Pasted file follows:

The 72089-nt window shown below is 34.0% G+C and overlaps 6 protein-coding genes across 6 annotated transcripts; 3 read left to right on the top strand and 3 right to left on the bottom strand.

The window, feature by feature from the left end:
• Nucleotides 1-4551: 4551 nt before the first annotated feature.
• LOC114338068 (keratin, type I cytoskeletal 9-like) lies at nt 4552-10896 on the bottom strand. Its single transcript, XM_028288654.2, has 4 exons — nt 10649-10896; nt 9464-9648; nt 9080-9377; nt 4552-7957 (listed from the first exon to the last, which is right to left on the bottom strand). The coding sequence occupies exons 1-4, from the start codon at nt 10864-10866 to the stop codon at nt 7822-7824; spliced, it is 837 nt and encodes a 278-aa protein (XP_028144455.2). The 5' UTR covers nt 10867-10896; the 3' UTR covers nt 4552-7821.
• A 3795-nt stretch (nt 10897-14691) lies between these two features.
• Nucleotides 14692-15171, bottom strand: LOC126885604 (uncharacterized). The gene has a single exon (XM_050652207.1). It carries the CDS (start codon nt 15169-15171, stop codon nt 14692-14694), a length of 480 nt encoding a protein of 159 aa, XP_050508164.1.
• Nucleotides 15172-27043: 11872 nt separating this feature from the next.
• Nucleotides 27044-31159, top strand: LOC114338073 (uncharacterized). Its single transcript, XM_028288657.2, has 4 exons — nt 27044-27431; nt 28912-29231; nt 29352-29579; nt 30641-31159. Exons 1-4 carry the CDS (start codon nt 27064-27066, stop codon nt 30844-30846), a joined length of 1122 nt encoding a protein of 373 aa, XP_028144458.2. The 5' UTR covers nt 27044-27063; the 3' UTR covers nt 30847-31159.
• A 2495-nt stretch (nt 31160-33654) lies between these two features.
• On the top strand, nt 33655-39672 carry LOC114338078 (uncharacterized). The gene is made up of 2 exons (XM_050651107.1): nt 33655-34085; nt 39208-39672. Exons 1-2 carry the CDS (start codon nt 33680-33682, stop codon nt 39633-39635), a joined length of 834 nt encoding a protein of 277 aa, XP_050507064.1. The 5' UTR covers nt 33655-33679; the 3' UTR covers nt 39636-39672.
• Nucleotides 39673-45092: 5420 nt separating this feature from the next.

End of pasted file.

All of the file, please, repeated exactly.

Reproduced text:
The 72089-nt window shown below is 34.0% G+C and overlaps 6 protein-coding genes across 6 annotated transcripts; 3 read left to right on the top strand and 3 right to left on the bottom strand.

The window, feature by feature from the left end:
• Nucleotides 1-4551: 4551 nt before the first annotated feature.
• LOC114338068 (keratin, type I cytoskeletal 9-like) lies at nt 4552-10896 on the bottom strand. Its single transcript, XM_028288654.2, has 4 exons — nt 10649-10896; nt 9464-9648; nt 9080-9377; nt 4552-7957 (listed from the first exon to the last, which is right to left on the bottom strand). The coding sequence occupies exons 1-4, from the start codon at nt 10864-10866 to the stop codon at nt 7822-7824; spliced, it is 837 nt and encodes a 278-aa protein (XP_028144455.2). The 5' UTR covers nt 10867-10896; the 3' UTR covers nt 4552-7821.
• A 3795-nt stretch (nt 10897-14691) lies between these two features.
• Nucleotides 14692-15171, bottom strand: LOC126885604 (uncharacterized). The gene has a single exon (XM_050652207.1). It carries the CDS (start codon nt 15169-15171, stop codon nt 14692-14694), a length of 480 nt encoding a protein of 159 aa, XP_050508164.1.
• Nucleotides 15172-27043: 11872 nt separating this feature from the next.
• Nucleotides 27044-31159, top strand: LOC114338073 (uncharacterized). Its single transcript, XM_028288657.2, has 4 exons — nt 27044-27431; nt 28912-29231; nt 29352-29579; nt 30641-31159. Exons 1-4 carry the CDS (start codon nt 27064-27066, stop codon nt 30844-30846), a joined length of 1122 nt encoding a protein of 373 aa, XP_028144458.2. The 5' UTR covers nt 27044-27063; the 3' UTR covers nt 30847-31159.
• A 2495-nt stretch (nt 31160-33654) lies between these two features.
• On the top strand, nt 33655-39672 carry LOC114338078 (uncharacterized). The gene is made up of 2 exons (XM_050651107.1): nt 33655-34085; nt 39208-39672. Exons 1-2 carry the CDS (start codon nt 33680-33682, stop codon nt 39633-39635), a joined length of 834 nt encoding a protein of 277 aa, XP_050507064.1. The 5' UTR covers nt 33655-33679; the 3' UTR covers nt 39636-39672.
• Nucleotides 39673-45092: 5420 nt separating this feature from the next.